In the last decade, half of new merit-based appointments to the UK Russell Group, a network of 24 leading universities, were non-UK EU citizens. That will no longer be the case and it is unclear where the substitute talent will come from, though India and China are candidates. Already in 2019-2020, the proportion of international students who were EU citizens dropped from 29.4% the previous year to 26.6% and when the 2020-2021 data are in, a larger decline is expected. With EU students in the future paying the same high fees as other internationals, the number of Masters students from EU countries is falling to half or less. This will severely impact universities such as LSE that have specialized in Europe-related courses.
The UK remains a powerful attractor of fee-paying non-EU foreign students, as powerful on a per head of population basis as the United States, despite the fact that the UK offers much less in economic and career opportunities. This points to the essential cultural power of the Anglo-American countries, which above all explains their favoured position in global student flows.
It is not just about the potency of the English language. That is a symptom and not the cause. It is about historical Anglo-American power and present global identity. Critics of the racialized character of dominant cultures describe international higher education as an investment in "Whiteness" by non-white students from all over the world, and the US and UK universities as holding the position of "the whitest of the white". However unpalatable this seems, it is the reality. This means that UK universities can always fill an emerging income gap by pumping up the number of Chinese or Malaysian students who enter (entry from India is less scalable because of the devastating effects of the pandemic in that country).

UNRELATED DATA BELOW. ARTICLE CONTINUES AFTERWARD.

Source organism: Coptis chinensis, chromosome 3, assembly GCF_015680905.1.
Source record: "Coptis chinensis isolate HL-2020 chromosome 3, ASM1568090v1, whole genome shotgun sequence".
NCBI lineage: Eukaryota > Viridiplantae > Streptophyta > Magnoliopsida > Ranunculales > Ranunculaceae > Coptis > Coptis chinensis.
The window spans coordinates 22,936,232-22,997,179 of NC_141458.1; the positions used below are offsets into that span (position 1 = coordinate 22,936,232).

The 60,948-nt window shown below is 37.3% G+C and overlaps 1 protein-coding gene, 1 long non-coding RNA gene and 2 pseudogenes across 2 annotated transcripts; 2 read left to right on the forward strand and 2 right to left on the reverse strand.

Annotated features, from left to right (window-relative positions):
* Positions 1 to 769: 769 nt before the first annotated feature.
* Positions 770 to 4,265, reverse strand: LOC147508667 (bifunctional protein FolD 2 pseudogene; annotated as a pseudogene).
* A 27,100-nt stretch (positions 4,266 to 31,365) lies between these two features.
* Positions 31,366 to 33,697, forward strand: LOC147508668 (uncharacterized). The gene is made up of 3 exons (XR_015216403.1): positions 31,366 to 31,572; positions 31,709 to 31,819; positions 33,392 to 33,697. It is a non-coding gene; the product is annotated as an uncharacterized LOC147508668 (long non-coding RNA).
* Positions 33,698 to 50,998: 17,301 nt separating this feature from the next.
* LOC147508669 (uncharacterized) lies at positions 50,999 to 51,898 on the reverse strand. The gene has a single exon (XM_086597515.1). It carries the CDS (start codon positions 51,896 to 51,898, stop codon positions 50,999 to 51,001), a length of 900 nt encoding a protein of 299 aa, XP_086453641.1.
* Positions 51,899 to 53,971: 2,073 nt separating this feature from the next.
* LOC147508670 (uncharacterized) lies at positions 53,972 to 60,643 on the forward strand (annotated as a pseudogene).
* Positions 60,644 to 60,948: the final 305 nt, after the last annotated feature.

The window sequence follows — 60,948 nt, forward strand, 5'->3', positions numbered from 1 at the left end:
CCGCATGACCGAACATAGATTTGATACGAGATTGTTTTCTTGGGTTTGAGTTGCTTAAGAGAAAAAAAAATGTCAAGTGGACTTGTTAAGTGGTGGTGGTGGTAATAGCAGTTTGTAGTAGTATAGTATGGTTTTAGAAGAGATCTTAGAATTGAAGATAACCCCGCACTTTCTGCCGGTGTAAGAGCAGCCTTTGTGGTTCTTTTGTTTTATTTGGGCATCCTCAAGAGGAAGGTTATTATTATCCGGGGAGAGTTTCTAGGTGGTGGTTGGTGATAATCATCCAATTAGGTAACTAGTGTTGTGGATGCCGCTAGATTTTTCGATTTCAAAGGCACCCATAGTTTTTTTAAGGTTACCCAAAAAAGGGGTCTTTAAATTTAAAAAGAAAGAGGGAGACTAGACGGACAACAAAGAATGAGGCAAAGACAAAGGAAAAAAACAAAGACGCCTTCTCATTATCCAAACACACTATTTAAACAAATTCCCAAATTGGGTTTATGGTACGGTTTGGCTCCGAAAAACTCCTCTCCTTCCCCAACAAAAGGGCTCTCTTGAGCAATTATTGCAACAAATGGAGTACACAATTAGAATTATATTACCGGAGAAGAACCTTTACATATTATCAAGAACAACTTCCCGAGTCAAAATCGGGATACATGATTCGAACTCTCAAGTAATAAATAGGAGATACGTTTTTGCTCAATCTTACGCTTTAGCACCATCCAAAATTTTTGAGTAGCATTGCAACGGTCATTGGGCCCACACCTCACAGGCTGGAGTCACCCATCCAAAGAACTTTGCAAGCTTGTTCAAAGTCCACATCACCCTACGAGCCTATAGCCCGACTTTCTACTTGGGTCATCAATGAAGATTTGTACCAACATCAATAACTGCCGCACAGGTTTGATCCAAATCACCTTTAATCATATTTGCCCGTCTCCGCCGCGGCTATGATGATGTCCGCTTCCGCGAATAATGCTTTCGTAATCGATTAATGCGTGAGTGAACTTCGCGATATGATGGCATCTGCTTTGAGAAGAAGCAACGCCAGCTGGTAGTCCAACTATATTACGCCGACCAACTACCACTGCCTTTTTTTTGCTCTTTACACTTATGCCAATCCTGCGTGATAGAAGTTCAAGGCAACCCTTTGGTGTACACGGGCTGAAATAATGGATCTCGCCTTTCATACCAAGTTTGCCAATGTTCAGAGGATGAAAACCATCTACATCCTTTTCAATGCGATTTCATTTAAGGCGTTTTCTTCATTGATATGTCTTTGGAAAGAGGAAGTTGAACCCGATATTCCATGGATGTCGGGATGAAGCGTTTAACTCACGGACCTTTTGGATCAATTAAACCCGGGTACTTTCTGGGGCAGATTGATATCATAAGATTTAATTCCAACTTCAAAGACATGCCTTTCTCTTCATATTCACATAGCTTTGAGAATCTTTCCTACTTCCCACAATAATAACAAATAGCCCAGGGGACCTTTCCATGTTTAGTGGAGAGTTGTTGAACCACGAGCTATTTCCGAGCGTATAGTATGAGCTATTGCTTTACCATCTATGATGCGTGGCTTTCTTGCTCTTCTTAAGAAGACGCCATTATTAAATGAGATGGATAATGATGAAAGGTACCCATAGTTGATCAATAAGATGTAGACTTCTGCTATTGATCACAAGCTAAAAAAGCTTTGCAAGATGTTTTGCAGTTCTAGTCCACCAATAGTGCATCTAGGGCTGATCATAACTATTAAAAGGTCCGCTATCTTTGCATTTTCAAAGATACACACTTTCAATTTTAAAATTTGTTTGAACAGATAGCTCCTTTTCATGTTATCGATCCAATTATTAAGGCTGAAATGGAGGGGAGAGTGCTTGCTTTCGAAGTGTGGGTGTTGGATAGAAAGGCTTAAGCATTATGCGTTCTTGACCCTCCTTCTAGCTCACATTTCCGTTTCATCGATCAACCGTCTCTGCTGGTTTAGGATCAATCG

But in 2019-2020, UK higher education already took in 104,240 students from China, and just 64,115 from EU countries. UK higher education generates 15% of its total income in the "soft money" flow of international student fees. There is a limit to pumping up numbers from China, if universities are to remain primarily focused on local students. Moreover, dependence on China has become more risky than before because of growing geo-political tensions between the US and China, and pressure on the UK to side with the Americans.
The UK government has just announced the establishment of a special unit of the department of Business, Energy and Industrial Strategy (BEIS) that administers research. It is located in Manchester and will monitor British university connections with China. In this new security-ridden global university atmosphere, the China student tap could be turned off at the China end, leaving UK universities in the lurch. The case of Australia, one of the few examples that deeply impacts thinking in the UK, dramatically demonstrates the dangers of high dependence on international student fees. Australia has completely blocked international student entry during the pandemic and its universities, which in 2019 derived a quarter of their income from the global student market, are in serious trouble.
Governance and research
The UK already has the governance model that Institut Montaigne is proposing for France - the development of more American style boards of governors with majority external representation. It may be uneven but the pattern exists across the sector.
It also has a reduced role for academic staff in governance and leadership selection and enhanced managerial control over capital facilities, budgets and human resources within the framework of national legislation. This has both facilitated responses to the pandemic and left institutions less well protected. The pressures have fallen on manager-leaders, including both vice-chancellors and chief financial officers (governing bodies have played a minor role, they are simply not enough on task) and the robust managerial culture of the UK universities has served them well. No doubt that staff and students would like a larger sway in governance, but this is not on the agenda. Once universities move in the direction of corporate reform they do not reverse.